The Tuck Rule was eventually repealed and removed from the NFL rulebook.

Brady’s most humiliating loss came in the 2010 playoffs against the New York Jets. Several weeks earlier the Patriots had carpet-bombed the Jets 45-3. In front of their home fans, the Patriots were expected to easily role over their rivals. The Jets were led by Mark Sanchez, who would eventually become known for giving up a touchdown on a butt-fumble. The butt-fumbler beat Brady as the Jets smacked around the Patriots 28-21 in a game more lopsided than the score indicated.

Brady’s final game in New England was another playoff loss.

The 2019 Patriots were leading at home 13-7 against the Tennessee Titans but fell behind 14-13 late. Brady had the ball with a chance to be the hero. A field goal would win the game, but it was not to be. Brady was intercepted and the Patriots lost 20-13. For one final time in New England, Brady was the goat.

While Bill Belichick was around for all of Brady’s losses in New England, Belichick had no role in Brady’s final playoff loss with the Buccaneers.

While Brady was an alpha male on the football field, he was a domesticated beta male at home. He married a domineering German model named Gisele Bundchen who was worth over half a billion dollars. Since she was the breadwinner, her orders were obeyed. She demanded that Brady quit football, and he obediently complied.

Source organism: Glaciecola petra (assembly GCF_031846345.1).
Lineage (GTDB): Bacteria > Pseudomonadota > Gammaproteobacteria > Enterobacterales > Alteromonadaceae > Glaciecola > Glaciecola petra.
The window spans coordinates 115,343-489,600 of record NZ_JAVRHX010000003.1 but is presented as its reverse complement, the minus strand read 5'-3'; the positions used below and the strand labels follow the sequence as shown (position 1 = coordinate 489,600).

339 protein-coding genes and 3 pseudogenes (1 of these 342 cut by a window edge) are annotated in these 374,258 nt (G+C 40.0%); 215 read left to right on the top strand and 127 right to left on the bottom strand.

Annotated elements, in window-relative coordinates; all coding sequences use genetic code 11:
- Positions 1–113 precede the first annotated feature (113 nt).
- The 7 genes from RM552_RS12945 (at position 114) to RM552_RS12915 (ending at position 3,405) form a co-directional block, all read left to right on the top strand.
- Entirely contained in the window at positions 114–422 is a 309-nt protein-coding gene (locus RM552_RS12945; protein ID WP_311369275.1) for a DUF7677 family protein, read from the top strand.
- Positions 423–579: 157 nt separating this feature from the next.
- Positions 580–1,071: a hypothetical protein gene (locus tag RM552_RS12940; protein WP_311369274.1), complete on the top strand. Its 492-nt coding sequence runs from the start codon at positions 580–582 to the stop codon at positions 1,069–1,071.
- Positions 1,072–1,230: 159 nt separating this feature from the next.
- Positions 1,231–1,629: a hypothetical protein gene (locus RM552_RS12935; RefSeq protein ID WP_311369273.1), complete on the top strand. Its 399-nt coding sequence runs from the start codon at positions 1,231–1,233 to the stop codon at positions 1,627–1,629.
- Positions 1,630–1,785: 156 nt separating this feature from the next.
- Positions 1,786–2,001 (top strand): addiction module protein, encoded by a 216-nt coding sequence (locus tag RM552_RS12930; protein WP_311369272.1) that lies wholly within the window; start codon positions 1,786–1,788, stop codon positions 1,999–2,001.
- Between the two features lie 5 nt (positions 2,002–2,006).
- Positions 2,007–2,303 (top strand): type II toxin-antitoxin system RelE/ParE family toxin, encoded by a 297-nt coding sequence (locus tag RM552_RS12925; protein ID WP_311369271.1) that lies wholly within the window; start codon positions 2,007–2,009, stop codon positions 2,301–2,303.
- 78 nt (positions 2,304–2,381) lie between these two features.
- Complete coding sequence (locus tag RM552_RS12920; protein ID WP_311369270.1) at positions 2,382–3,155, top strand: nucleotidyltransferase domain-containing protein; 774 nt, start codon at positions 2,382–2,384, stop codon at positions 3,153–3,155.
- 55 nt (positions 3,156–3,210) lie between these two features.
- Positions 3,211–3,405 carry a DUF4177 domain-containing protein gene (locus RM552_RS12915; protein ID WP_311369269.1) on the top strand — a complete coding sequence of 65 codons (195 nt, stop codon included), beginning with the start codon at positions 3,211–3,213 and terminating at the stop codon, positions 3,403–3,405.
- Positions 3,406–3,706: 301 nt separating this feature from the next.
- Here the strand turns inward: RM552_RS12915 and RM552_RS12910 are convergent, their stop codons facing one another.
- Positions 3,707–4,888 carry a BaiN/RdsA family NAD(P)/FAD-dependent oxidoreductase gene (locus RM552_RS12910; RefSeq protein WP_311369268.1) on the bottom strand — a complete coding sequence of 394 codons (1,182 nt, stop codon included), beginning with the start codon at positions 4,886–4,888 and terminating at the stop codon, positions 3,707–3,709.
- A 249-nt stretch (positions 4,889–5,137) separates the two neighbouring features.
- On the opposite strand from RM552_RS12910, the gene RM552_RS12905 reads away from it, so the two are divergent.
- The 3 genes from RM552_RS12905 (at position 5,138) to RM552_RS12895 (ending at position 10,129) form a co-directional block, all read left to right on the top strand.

Despite all of his failures on the field, Brady did have some successes as well. He won seven Super Bowls and will be a first-ballot Hall of Famer.

Brady leaves the game after 22 seasons. While he was unable to reach Brett Favre’s legendary interception record, Brady at the time of his retirement did hold some of the other NFL passing records.


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Eric Golub

Brooklyn born, Long Island raised and now living in Los Angeles, Eric Golub is a politically conservative columnist, blogger, author, public speaker, satirist and comedian. Read more from Eric at his TYGRRRR EXPRESS blog. Eric is the author of the book trilogy “Ideological Bigotry, “Ideological Violence,” and “Ideological Idiocy.”